This month's "The Mirror" column was written by Linda Eskin © 2017, all rights reserved.In a Good Place
I've held the rank of shodan for just over a year and a half now. At first I felt like my new black belt should have come with a yellow plastic sign to hang on my back, its bold, black letters warning: "Caution - Student Driver." Here I was, out on the road, maneuvering in speeding traffic, looking every bit like any other driver. But look out - I'm new at this!
To make matter's worse, a shodan's belt is the same shade of black as any higher ranking person's, and because of my age (52 at the time) people just meeting me often assumed I had much more experience than I did. Sometimes they would even ask if I had my own dojo.
Sure, I had earned the belt, but for a good 6 months I didn't feel I had any right to be wearing it.
In the year or so since then I've gotten more comfortable with the idea. I can wear my belt without feeling like I should explain that I don't really have any idea what I'm doing. Now it feels like it's mine. And since it's a long time between dan ranks, nothing urgent is looming on the horizon. I can relax and enjoy being where I am.
Where I am is a rich, beautiful place, where there's lots to learn, shared with good friends growing together through our practice.
Everyday ordinary classes are never everyday or ordinary. There's so much to learn, so much to work on, so much to play with. I'm fortunate to be able to participate in 6 classes most weeks, plus our open mat sessions. Every few weeks I get to teach a class, even, which provides a powerful lens through which to examine my own understanding of the art.
I've been to some excellent seminars, with more coming up at the civilized pace of about one a month. I've had to skip a couple of big retreats. I'm getting my two businesses up and running, so time and money are both in short supply. When I can make it to them, I will.
I get to assist in the children's programs, as I've done for the past 4 years. I lead warm-ups, help the kids with their techniques, coach them on rolling, and sometimes remind them to be kind to their classmates. I get to teach the classes when Sensei is away.
I've had the privilege of training with friends preparing for their own dan rank demonstrations, and then taking ukemi for them. I also enjoy the opportunity to mentor newer students as they come up through the kyu ranks. Each provides a fresh perspective on technique, and at how we bring Aikido into our daily lives.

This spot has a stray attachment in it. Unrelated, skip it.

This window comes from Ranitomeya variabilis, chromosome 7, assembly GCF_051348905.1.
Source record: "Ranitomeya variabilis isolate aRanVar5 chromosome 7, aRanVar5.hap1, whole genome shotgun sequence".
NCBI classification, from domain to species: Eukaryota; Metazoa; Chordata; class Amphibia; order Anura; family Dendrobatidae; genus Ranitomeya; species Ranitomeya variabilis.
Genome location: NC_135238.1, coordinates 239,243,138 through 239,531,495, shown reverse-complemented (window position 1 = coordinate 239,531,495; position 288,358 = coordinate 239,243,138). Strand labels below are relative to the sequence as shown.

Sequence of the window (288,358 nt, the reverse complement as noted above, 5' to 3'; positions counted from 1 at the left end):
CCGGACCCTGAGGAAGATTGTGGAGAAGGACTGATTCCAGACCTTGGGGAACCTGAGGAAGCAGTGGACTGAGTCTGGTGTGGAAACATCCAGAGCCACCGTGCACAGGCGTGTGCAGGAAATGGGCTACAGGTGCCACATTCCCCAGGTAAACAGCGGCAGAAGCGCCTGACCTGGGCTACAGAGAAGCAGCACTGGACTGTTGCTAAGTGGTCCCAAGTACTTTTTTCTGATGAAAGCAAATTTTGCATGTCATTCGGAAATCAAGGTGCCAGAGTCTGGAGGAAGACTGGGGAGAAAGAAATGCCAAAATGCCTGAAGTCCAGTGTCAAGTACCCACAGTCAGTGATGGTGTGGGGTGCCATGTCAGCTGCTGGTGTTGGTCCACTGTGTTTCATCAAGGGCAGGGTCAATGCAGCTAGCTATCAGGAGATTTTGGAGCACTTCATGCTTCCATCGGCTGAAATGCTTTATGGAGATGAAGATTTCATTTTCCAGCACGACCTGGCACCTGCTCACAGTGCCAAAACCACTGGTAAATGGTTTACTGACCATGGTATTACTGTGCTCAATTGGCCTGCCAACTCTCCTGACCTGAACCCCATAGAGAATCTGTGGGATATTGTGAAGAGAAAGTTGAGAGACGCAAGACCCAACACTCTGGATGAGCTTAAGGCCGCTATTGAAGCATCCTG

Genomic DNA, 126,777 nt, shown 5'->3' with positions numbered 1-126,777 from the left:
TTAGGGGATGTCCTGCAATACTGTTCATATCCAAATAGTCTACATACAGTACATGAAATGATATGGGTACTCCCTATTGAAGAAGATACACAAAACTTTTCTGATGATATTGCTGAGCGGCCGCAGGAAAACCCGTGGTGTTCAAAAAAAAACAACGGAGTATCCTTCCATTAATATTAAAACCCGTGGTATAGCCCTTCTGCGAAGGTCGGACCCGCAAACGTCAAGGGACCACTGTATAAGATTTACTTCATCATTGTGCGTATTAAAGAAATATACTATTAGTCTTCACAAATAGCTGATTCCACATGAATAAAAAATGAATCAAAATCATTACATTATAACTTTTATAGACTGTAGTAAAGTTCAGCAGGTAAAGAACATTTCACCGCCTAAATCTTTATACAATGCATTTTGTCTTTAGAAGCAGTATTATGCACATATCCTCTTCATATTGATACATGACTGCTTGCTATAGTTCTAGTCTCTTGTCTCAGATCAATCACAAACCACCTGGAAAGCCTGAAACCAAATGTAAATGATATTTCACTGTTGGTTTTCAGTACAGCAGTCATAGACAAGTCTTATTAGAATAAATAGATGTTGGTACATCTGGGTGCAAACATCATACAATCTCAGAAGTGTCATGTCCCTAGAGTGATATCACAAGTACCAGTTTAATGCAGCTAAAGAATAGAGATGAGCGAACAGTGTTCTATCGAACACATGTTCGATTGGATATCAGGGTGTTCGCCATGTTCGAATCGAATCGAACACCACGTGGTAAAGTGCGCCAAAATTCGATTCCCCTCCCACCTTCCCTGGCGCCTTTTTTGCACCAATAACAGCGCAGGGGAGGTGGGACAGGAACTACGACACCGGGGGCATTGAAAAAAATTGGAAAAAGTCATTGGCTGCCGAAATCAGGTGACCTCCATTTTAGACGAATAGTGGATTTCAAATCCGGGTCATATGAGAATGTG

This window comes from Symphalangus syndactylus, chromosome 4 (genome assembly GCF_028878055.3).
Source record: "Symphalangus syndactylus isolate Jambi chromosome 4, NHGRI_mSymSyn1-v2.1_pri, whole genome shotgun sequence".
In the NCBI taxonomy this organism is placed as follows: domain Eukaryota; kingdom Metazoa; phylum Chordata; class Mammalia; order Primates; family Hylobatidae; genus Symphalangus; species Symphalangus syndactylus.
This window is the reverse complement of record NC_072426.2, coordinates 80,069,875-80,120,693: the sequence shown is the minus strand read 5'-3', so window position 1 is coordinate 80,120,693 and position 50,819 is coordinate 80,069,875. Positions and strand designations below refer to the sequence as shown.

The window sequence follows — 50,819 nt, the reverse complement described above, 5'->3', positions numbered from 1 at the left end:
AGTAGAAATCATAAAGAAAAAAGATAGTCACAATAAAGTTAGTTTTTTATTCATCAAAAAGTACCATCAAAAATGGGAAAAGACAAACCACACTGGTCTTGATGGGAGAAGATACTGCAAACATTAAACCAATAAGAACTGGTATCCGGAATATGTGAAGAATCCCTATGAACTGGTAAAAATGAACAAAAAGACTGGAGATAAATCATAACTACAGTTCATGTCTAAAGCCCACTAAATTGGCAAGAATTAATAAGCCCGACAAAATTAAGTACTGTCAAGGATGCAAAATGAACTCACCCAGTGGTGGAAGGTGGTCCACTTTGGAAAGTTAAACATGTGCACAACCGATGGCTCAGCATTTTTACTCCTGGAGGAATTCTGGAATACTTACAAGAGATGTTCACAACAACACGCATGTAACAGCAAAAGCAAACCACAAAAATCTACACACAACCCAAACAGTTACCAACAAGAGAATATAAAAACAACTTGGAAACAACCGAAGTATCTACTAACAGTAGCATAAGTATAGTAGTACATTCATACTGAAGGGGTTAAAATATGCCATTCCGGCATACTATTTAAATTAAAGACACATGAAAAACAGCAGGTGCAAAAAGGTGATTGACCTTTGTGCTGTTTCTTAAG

Lately Sensei has been delving into the minuscule details of techniques I've done a thousand times, tearing a single technique apart over the course of a 60- or 90-minute class. I didn't think I'd mastered them by any stretch of the imagination, and I find myself happily engrossed in working out the rough spots, clearing up misunderstandings, and discovering new aspects of each one.
The experience is a little like sitting quietly for hours on a rock in the woods. Previously I'd only passed through while hiking, determined to get someplace, sticking to the trail, being sure I was making good time, heading in the right direction. Sure, I was taking in the scenery, but with my attention partly divided, spotting the markers to show the way and indicate progress.
Now, sitting here in this beautiful forest, I can see things I'd missed on earlier treks. I'd never noticed those low-growing blue flowers before. I wonder what kind of bug is making that high buzzing sound? I can talk with the other hikers who stop to rest in the shade. Oooh, shhh... Two deer are walking past! And look at those boulders, how they all have the same bands of color running through them. I'll bet they used to all be part of a single, huge rock. I have plenty of time to study an interesting leaf, or turn over rocks and logs to see what worlds hide beneath them. I can hear how the sound of the wind changes throughout the day, and see how the light changes as the seasons roll by. There is no rush. Nowhere else I need to be.
Someday, maybe a couple of years out, I will likely test for nidan. Preparing for a rank demonstration is great fun - it's challenging and rewarding. But I'm not in any hurry. There's plenty to see and do right where I am.
"The Mirror" is written by a roster of women who describe themselves as a disparate bunch of scientists, healers, artists, teachers, and, yes, writers. Over ten years into this collaboration we find we are a bunch of middle-aged yudansha from various parts of the world and styles of aikido. What we share is a lively curiosity about and love for both life and budo, and an inveterate tendency to write about our explorations.